I took part in a fantastic collaborative session (always the best way of working, to my mind), or ‘Mastermind Group’ this morning, at @WorkHubs.
If you’re not aware of the basic premise of Mastermind Groups, a selection of businesses/business owners get together to talk, brainstorm, and crack each other’s current business issues.
There were six of us involved, working across; website design and online production, co-working, collaborative business consultancy, project management (particularly in the IT sector), fine coffee (sourcing and selling), and – of course – copywriting.
We each, in turn, had to present a particular business issue we had, then invite the others to ask questions of us – to delve into the details of that issue – and feed back with ways to solve that issue.
The issue I presented was this (one that I’m sure is common to many copywriters, and freelancers in general):
My working days are ‘top heavy’. I am at my most productive (purely in terms of writing actual copy and coming up with ideas) between about 5pm – 1am, every day.
In fact, anyone that follows me on social media would be able to see that I’m a fizzing pile of neurons between those times, chucking out random ideas into the ether … but also typing (and thinking) like a demon.
Between those particular times, I can cover in two hours what I would normally cover in five hours.
It’s not that I don’t work during the day (quite the opposite) – it’s just that this work will consist of client research, replying to emails, hunting for new clients, writing blog posts, eating my bodyweight in Hobnobs.
I come alive at night though, and just feel full of fresh, new ideas.
Why is this an issue? Because it does tend to make general life, outside of copywriting, a little difficult. Sleep can suffer quite a bit (I usually put my head on the pillow while it’s still buzzing with ideas), and most of my friends work ‘normal’ working hours. This means the times when they’d like to see me, and vice versa, are often the times when I need and want to be working.
And, looking ahead, is this lifestyle sustainable? I’m currently single, with no ties. I can be as selfish with my time as I like. I don’t have someone else I need to lavish attention on, and I don’t have ‘date nights’ I have to commit to. However, I don’t plan to be single forever, so my working pattern would have to change if someone important came into my life: should I look to change my way of working now, so it’s not so jarring later on?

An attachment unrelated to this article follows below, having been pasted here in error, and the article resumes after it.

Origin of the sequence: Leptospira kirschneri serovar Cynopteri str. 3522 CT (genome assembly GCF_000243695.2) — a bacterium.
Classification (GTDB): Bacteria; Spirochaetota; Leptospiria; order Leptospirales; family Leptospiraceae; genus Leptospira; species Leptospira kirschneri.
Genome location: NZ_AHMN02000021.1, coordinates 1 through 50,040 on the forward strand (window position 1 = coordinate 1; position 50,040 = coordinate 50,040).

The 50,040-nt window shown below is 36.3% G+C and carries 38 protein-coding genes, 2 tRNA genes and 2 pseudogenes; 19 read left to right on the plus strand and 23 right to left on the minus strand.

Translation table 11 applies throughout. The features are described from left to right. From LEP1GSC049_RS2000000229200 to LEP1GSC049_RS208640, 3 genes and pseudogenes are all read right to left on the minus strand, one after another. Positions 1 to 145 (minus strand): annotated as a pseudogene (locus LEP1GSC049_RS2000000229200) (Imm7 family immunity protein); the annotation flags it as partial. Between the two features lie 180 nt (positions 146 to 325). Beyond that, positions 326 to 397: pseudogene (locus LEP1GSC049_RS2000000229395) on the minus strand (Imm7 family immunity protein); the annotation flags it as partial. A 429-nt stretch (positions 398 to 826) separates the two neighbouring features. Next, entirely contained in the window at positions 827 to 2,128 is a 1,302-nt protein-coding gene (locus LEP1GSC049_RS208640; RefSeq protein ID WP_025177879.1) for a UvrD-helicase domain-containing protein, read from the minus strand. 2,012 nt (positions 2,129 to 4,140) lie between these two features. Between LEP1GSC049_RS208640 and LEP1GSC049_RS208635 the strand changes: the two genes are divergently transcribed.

There’s another problem with my working pattern, too. The only way I can come up with new ideas (both for client work and personal projects) is by constantly filling my head with new reference points; watching three Danish films back to back, going to several art galleries in one day, seeing a new play or two, reading things that are unusual or insightful.
These things take time to watch or read – they’re not just dumped in your head in a matter of seconds. In any case, you need to take the time to see these things or you go both loopy and stale: if you spend all your time within four walls, you’ll only be able to think about, and refer to, things from within that environment (great for a brief on home furnishing, not so good for any other subject).
When you have friends and family who work ‘normal hours’, and only need an excuse to label you as a dosser (‘oh you freelance, do you? That’s cute’), no matter how hard you’re working, it’s hard to justify popping to an exhibition or watching a film during the day.
However, if you’re also working at night, then when do you go anywhere or take on any new influences and ideas?
The advice given from those in the Mastermind Group was simple and to the point:
1. Is the whole notion of ‘I work best at night’ just something I’ve convinced myself of i.e the whole ‘I’m creative / a tortured copywriter / late nights with a whisky and candles’ thing?
Could I just as easily replicate during the day what I do at night?
Perhaps working at night isn’t really a problem at the moment, so that’s why I’m not really doing anything about it.
2. (attached to the previous point) If something/someone that important comes into my life, I’ll have to change things. If I don’t want to change things then that thing/person probably isn’t so important.
3. Go out during the day (not the whole day, obviously) to free up my mind, fill my head, and do something other than write.
Why shouldn’t I do this? Because of guilt at what other people might think? How will they even know that I was out? In any case, if I’m putting 10+ hours of work in per day, who cares when I actually cover those hours?
These are all valid and interesting points, and they came from a room full of seasoned professionals from all different backgrounds. All of these points are worth taking on board.
The overriding point was, I found; can you change the way you think and work? Is it hardwired or do you just assume that you only work best in a certain way? Do you convince yourself of that? Is there a better way of working or is your current way better than any of the alternatives?
That’s for each individual to decide, but every now and then it doesn’t hurt to have a look at what you’re doing and whether it truly is ‘the best way’ or whether it’s time to try something different.